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Research project

Investigating Parkinson’s disease mechanisms: interrogating the LRRK2 interactome following mitochondrial damage using proximity-dependent labelling.

Research areas:
Lead researcher:
Research funder:
Royal Society
Status:
Not active

Project overview

This project is focused on developing an experimental approach and new
avenue of research associated with understanding important disease mechanisms. In particular, in order to delineate the functional mechanisms of LRRK2’s role in cells, we will take advantage of a cutting-edge technique to label in situ adjoining proteins that make up key protein complexes, via fusion of a proximity-dependent ascorbate peroxidase called APEX2 onto our gene of interest, LRRK2. APEX2 is an enzyme that catalyses the oxidation of biotin-phenol, eventually resulting in the covalent attachment of biotin to other proteins that lie within a nanometer range. The advantage of using APEX2 is that
neighbouring proteins can be labelled quickly, within minutes, and therefore acute changes in protein complex formation can be monitored. Following biotin labelling, these interacting proteins can then be identified biochemically via Western blot or mass spectrometry following Streptavidin pulldown from cell lysates. Therefore, this technique can identify discrete protein complex constituents within a physiological setting, under strict control and following an acute stimulus, not attainable with any other system. Use of this technique to understand LRRK2 function and its relationship to mitochondrial health is an extremely relevant area implicated in disease pathology and an important area for study within the research community, which links well with our ongoing projects understanding mitochondrial quality control mechanisms. Therefore, this experimental system will be powerful in opening new areas of research within my laboratory and will be important to establish preliminary data for future grant proposals to understand the fundamental mechanisms driving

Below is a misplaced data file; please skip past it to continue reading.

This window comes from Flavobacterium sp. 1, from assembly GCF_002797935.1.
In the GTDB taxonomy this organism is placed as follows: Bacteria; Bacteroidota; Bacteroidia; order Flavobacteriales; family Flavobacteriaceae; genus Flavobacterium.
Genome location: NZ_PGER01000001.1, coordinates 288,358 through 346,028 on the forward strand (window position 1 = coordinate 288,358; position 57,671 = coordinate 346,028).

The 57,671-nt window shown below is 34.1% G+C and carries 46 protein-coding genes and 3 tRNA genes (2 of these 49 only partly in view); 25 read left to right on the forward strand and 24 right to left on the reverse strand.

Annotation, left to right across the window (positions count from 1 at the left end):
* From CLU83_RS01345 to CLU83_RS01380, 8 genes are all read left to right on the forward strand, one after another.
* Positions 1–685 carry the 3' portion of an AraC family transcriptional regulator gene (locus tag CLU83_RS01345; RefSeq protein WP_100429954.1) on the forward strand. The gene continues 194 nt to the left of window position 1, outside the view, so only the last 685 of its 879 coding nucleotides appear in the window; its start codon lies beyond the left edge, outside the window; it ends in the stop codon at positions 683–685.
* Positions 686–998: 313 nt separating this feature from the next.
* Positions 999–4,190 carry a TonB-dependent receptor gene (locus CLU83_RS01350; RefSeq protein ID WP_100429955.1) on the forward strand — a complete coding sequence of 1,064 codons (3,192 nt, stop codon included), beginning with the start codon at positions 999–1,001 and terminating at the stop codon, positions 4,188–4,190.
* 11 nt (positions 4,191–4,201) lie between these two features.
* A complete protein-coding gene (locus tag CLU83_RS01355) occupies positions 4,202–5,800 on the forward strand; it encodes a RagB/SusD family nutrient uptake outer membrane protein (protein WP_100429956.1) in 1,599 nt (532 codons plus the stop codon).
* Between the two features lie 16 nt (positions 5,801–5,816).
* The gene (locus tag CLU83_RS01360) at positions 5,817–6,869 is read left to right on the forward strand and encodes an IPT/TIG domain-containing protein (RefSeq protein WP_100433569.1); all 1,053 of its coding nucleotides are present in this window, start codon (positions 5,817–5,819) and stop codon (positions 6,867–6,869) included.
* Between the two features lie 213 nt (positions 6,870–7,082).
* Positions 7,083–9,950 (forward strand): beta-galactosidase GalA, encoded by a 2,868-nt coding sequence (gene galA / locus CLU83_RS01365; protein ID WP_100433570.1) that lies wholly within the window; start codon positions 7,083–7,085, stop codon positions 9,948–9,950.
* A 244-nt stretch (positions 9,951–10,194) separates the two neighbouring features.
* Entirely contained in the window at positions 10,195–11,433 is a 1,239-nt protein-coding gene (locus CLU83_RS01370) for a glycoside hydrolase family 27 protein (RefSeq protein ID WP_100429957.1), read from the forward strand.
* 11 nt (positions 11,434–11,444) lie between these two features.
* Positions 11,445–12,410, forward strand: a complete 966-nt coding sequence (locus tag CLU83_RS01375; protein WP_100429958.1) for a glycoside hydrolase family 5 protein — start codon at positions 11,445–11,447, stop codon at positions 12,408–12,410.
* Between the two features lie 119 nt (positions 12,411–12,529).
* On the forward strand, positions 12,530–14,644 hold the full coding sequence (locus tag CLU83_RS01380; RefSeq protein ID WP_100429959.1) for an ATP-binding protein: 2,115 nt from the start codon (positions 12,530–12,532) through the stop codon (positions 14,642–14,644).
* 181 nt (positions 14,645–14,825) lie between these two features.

neurodegenerative disorders.

Staff

Lead researcher

Doctor David Tumbarello

Lecturer in Biomedical Sciences

Research interests

  • Membrane Trafficking
  • Autophagy

Connect with David

Collaborating research institutes, centres and groups

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